Muslim for a Month

I teach Social Studies in the Washington D.C. metropolitan area at a very diverse high school. In an attempt to better understand a significant portion of the student population, I have undertaken the idea to become "Muslim for a Month"; hence the title for this blog.

Location: Fairfax County, VA, United States

Friday, September 22, 2006

On Religion and Interpretation of Texts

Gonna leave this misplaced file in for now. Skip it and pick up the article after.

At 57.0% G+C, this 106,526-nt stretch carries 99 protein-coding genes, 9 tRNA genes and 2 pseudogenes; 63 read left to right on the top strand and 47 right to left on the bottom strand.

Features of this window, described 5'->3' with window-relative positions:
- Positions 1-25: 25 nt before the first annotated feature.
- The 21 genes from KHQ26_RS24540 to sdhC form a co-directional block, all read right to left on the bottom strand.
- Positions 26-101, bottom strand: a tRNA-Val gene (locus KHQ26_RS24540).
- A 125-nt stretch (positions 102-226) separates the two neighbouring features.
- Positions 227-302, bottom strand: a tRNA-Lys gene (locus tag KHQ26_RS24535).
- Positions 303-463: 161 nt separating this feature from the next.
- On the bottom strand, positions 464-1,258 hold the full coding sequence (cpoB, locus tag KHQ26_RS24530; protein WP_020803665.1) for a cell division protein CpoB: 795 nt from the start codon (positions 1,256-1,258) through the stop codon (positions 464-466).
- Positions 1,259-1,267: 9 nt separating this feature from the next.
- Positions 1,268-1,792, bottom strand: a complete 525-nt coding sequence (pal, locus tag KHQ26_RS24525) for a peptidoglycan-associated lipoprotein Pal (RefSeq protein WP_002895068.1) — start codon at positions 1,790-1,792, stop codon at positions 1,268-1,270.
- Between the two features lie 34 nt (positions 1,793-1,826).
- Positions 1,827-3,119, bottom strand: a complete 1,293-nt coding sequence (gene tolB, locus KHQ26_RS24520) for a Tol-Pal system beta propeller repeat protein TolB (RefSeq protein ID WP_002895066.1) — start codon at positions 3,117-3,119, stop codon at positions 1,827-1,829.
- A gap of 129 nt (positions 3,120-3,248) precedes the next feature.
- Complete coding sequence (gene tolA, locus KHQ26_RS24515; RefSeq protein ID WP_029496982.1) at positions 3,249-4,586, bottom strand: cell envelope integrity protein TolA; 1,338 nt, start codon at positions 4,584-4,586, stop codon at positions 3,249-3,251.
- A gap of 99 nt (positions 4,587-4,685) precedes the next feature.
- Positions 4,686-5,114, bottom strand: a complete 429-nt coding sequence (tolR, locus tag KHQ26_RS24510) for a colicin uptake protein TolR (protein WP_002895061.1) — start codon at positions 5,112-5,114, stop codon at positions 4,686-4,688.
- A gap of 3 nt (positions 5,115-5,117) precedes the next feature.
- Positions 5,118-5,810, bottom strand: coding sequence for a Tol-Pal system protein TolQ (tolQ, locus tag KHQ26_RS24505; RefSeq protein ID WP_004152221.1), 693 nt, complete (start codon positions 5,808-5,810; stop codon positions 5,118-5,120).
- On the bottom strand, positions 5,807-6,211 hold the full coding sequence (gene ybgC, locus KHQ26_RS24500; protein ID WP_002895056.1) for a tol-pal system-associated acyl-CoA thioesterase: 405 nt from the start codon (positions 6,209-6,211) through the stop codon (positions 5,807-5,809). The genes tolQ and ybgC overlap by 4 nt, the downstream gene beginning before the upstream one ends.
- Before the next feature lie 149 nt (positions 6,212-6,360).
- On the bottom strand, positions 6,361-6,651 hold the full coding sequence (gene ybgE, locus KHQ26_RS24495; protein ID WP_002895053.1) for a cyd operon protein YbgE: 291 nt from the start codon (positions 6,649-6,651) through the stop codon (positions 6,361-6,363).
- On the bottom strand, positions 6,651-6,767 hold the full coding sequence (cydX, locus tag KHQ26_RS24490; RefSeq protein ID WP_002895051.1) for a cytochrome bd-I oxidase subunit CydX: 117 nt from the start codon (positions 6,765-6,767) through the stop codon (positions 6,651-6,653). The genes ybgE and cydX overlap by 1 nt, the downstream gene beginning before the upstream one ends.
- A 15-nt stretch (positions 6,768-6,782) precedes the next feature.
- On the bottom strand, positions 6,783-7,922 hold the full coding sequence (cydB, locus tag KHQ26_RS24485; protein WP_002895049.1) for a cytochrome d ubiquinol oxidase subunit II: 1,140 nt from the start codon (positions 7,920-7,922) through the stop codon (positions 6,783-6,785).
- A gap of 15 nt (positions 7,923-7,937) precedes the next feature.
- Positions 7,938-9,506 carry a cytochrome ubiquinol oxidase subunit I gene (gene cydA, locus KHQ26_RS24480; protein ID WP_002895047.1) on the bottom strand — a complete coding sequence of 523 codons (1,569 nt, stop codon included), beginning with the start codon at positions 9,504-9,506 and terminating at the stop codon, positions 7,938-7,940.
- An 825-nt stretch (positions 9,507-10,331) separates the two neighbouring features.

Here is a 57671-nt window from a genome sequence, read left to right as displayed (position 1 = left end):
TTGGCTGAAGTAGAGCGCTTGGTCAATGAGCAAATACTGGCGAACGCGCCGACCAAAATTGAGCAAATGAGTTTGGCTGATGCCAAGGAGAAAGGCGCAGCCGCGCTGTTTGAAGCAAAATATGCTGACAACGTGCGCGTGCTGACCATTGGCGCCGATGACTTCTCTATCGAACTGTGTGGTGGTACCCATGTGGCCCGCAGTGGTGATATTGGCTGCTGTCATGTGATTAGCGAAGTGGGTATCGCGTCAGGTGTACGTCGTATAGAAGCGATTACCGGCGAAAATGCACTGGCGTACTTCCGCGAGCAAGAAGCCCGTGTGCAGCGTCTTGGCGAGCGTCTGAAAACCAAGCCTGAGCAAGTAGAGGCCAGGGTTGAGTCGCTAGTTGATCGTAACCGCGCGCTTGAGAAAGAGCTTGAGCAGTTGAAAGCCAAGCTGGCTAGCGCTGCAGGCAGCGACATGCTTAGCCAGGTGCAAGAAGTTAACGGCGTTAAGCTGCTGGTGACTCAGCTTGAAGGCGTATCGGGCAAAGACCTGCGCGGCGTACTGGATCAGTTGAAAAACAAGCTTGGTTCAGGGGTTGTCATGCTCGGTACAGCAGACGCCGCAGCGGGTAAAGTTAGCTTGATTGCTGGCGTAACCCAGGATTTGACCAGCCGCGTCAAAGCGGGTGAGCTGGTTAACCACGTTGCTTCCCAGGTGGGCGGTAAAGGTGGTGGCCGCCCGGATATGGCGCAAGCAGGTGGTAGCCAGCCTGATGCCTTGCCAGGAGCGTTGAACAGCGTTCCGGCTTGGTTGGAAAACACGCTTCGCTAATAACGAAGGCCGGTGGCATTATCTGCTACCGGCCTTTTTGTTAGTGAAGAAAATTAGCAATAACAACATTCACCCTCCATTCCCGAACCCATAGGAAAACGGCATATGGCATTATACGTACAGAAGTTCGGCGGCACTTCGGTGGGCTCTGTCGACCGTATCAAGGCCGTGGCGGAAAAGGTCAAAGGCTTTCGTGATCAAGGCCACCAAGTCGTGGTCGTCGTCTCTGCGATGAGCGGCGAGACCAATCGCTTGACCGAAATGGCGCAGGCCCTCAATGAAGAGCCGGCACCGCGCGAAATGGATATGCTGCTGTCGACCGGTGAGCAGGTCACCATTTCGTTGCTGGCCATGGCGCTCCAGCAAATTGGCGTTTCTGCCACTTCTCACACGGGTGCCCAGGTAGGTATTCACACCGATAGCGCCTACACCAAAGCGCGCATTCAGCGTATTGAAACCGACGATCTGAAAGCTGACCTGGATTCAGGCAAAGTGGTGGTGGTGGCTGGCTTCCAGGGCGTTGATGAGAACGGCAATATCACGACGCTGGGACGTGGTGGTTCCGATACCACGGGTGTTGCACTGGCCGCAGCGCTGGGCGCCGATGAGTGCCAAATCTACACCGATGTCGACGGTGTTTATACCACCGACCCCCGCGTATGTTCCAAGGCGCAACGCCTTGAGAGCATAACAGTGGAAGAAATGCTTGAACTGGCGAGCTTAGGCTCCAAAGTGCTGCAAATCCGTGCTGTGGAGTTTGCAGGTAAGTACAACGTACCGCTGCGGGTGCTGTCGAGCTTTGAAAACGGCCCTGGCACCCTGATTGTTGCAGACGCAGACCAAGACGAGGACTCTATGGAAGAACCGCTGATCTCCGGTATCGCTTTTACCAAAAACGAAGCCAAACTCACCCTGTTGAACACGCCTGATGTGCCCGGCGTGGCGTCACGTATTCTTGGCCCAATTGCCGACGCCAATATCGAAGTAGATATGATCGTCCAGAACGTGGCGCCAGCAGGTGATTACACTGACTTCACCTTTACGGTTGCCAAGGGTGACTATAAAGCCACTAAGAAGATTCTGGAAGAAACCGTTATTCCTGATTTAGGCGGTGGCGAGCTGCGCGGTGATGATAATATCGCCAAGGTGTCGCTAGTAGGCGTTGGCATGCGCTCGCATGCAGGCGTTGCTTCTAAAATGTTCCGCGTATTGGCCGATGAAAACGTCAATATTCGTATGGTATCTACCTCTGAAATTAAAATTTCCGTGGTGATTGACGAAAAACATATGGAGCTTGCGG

Having just finished teaching a unit on “Renaissance and Reformation” I was pondering the translation of religious texts into various languages. Having been raised Catholic (and born after the switch from Latin masses), I have only ever read and listened to excerpts from the Bible in English. Part of me believes this to be a wonderful thing. I can understand and read the religious text of my parents and ancestors in my everyday language, one of which I have a strong grasp; and I feel that I have Martin Luther to thank for that, since he took a risk by criticizing practices of the Catholic Church, including not really allowing people to read the Bible for themselves, and having it only available in Latin. But then I think that things get lost in translation. Different editions of the Bible have different phrasing for very important concepts, potentially leading to misunderstandings of what God passed down, or to disagreements between sincere believers. And although the Qur'an is only supposed to be quoted in prayer in the original Arabic, the words of Allah are still just as open to misinterpretation, as we have seen recently in the situation begun by the current Pope, who seems to have one understanding of what Allah meant by “jihad”, which is in complete contrast to what Muslims I have talked to believe Allah intended. I fear that if our religious and secular leaders seem to take such little interest in truly understanding one another, what can the laity do to help improve communication and consideration between religions that, in my mind, have much more in common than not?